Ahead of her show at the Maltings next Friday 03 March, we spoke to Emily Maguire to find out more about her style of music, her classical music training as a child and her fascinating life experiences including a spontaneous relocation to the land down under…

For those who might not have heard your music, can you describe its sound and style?

I’m a singer-songwriter, like Suzanne Vega or Sarah McLachlan.  I play mainly acoustic guitar and piano.  It’s not folk and it’s not really pop either, just emotive songs about life and the world outside my window.

You were classically trained as a child. How has that training informed the style of music you make now?

I love classical music and I guess that does inform the way I write vocal melodies and music.  My main aim is to make the music of my songs as beautiful as possible so that I can say what I want to say in the lyrics and people will listen.  The words of my songs are really important to me.

You’ve had some fascinating life experiences including relocating to Australia for four years to live in a self-sufficient shack. Tell us more about the decision behind that move and is it something that you miss you now being back in England?

I went to Australia for a 3-week holiday and ended up staying for 4 years.  It was one of the happiest times of my life, living on a beautiful farm out in the bush.  The reason I went was because I was recovering from a major breakdown, the reason I stayed was because I fell in love.  When we moved back to the UK after touring with Don McLean I was homesick for about 2 years.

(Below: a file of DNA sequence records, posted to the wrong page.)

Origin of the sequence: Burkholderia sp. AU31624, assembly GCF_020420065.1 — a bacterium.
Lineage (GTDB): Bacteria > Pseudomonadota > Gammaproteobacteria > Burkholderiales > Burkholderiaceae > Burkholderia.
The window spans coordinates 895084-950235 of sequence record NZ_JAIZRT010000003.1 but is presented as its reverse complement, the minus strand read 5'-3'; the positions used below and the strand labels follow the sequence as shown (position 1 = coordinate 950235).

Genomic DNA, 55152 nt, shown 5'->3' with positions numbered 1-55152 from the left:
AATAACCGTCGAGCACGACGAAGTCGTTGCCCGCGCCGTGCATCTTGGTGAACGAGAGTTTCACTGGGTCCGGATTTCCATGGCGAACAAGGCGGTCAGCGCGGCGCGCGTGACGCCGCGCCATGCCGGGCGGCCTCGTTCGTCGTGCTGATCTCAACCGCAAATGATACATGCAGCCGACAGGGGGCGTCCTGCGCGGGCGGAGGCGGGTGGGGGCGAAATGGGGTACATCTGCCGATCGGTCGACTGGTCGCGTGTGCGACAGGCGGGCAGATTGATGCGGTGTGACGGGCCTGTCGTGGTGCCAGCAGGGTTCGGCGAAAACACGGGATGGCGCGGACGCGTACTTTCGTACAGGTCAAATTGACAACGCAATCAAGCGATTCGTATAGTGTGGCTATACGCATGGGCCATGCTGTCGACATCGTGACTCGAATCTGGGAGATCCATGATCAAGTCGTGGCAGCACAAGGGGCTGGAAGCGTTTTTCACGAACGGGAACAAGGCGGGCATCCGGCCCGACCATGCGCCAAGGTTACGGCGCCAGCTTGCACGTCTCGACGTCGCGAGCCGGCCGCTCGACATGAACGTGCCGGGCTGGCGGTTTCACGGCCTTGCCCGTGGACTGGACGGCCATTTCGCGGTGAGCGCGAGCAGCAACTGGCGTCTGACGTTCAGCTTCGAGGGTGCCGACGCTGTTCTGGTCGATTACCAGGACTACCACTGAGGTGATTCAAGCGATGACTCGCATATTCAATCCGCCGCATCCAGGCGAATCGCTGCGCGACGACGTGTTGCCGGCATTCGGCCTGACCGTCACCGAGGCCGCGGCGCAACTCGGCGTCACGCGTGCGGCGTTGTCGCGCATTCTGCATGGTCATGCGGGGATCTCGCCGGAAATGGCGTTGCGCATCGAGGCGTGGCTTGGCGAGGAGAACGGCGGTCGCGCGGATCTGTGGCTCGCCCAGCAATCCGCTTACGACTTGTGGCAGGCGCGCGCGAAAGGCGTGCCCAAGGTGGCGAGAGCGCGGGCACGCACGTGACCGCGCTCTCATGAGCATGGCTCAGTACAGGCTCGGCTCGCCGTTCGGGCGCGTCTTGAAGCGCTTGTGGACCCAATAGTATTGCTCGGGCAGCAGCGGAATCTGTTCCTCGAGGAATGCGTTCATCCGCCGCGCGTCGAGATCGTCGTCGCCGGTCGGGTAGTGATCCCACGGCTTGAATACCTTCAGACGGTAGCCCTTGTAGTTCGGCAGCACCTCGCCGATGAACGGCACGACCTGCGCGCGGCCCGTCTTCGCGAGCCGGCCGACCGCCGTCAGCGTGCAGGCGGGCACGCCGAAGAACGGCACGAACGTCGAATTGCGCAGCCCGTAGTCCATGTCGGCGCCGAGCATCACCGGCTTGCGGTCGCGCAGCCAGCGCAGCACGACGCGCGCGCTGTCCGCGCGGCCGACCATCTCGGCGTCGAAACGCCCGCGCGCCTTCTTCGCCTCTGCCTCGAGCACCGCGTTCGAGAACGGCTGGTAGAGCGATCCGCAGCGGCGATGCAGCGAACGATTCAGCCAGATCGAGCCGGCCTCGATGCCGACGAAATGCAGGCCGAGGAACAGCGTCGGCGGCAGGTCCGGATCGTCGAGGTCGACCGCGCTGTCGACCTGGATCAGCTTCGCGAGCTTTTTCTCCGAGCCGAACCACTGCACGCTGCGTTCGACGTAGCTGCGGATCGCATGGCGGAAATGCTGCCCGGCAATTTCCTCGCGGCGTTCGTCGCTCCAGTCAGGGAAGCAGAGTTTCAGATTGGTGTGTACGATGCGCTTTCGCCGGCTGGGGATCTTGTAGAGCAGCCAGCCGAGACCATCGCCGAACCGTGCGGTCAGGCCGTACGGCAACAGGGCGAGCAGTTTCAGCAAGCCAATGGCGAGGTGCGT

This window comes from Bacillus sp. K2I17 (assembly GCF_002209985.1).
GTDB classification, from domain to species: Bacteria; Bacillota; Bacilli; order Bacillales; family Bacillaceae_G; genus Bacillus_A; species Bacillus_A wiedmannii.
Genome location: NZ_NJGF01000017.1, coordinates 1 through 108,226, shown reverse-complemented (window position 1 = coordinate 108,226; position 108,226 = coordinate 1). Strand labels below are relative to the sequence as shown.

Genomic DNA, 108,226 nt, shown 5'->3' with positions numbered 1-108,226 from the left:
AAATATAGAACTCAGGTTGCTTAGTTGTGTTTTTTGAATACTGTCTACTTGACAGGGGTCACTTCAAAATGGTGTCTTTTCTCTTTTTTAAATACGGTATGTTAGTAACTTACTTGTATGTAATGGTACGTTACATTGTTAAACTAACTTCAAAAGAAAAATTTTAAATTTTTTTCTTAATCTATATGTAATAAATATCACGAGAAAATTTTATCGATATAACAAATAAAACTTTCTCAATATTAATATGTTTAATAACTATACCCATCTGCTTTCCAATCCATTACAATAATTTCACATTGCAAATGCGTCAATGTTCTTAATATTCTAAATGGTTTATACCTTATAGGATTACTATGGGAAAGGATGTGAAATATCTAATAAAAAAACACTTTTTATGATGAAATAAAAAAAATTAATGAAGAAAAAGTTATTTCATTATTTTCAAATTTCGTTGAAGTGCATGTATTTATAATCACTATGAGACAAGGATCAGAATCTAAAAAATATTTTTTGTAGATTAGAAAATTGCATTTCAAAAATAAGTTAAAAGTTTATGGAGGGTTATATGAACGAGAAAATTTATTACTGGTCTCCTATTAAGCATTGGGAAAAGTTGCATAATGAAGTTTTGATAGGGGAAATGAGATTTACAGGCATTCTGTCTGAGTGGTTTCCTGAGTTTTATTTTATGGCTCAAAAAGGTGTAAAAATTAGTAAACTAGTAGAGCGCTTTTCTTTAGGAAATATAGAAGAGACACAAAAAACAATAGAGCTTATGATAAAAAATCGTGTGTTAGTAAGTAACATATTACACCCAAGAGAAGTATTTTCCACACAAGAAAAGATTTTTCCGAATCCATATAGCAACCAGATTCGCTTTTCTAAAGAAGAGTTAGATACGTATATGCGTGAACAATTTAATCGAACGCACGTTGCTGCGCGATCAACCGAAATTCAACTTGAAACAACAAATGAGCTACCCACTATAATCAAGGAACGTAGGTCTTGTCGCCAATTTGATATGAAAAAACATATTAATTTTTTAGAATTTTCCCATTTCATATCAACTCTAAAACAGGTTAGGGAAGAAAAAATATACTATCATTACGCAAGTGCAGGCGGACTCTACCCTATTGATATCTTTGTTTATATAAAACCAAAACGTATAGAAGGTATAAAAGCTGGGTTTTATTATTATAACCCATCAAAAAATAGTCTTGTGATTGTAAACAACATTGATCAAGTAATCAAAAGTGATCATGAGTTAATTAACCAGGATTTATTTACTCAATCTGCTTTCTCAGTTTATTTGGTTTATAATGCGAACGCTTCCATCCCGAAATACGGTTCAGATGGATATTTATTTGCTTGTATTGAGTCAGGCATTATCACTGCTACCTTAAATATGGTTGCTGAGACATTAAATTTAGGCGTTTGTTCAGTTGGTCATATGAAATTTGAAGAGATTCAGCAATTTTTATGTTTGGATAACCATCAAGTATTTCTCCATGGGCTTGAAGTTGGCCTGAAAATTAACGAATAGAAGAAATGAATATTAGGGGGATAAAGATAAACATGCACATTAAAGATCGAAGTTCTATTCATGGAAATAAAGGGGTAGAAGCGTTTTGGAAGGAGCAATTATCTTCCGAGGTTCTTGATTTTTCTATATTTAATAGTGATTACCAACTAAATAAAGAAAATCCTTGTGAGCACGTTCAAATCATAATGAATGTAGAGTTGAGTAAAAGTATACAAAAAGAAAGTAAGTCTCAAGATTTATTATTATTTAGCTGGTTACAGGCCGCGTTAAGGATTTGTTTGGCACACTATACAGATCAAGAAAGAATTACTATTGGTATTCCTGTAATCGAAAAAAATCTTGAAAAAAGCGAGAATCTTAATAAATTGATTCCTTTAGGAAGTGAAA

You’ve been open about the more challenging times in your life including being diagnosed with bipolar disorder. How has it been becoming more involved with advocating mental health and has any of your music been inspired by it?

Everything I write is influenced by the way I see the world and obviously being bipolar is a major part of that. But everyone has highs and lows, we all suffer in different ways.  I’ve done a lot of gigs in mental health hospitals which is challenging but hugely rewarding.  My aim with my songs is always to uplift, comfort and inspire whoever hears them.  If I do that, then it’s all worthwhile.

Tell us about your new album ‘A Bit of Blue’ and the inspiration behind it.

‘A Bit Of Blue’ is my fifth album and it follows a dark time in my life.  I wanted these songs to be stripped bare, haunting and as beautiful as they could possibly be.  I wanted to say that a bit of blue can sometimes be a good thing: it can make you think, reassess, find some freedom in this crazy world we live in.

You’re undergoing an extensive tour this summer. Is touring a highlight of the job for you?

After not being able to play my instruments for 18 months due to chronic tendonitis, I can’t tell you how happy I am to be playing and performing again.  I love touring and singing songs to people, that for me is what it is all about.  So I’m really looking forward to coming back to Farnham Maltings.

Emily Maguire performs in the Cellar Bar on Friday 03 March at 7.30pm. For more details and to book tickets, visit the event page

Spring 2018 Screenings
Spring 2018 Screenings
5 days ago
film Maltings Spring 2018
film Maltings Spring 2018
1 week ago
the maltings’ christmas gift guide
the maltings’ christmas gift guide
1 week ago
third solo exhibition by photographer Carys Jones launches in the Riverside Café Gallery…
third solo exhibition by photographer Carys Jones launches in the Riverside Café Gallery…
2 weeks ago
maltings meets Adam Robinson and Ben Styles
maltings meets Adam Robinson and Ben Styles
2 weeks ago
maltings meets: The Spitfire Sisters
maltings meets: The Spitfire Sisters
1 month ago
Pop in to experience Chaos of Vision in the Riverside Café Gallery
Pop in to experience Chaos of Vision in the Riverside Café Gallery
1 month ago
Season’s Greetings at the Maltings
Season’s Greetings at the Maltings
1 month ago
J.R.R Tolkien’s Leaf by Niggle
J.R.R Tolkien’s Leaf by Niggle
1 month ago
talking to Liza Pulman
talking to Liza Pulman
2 months ago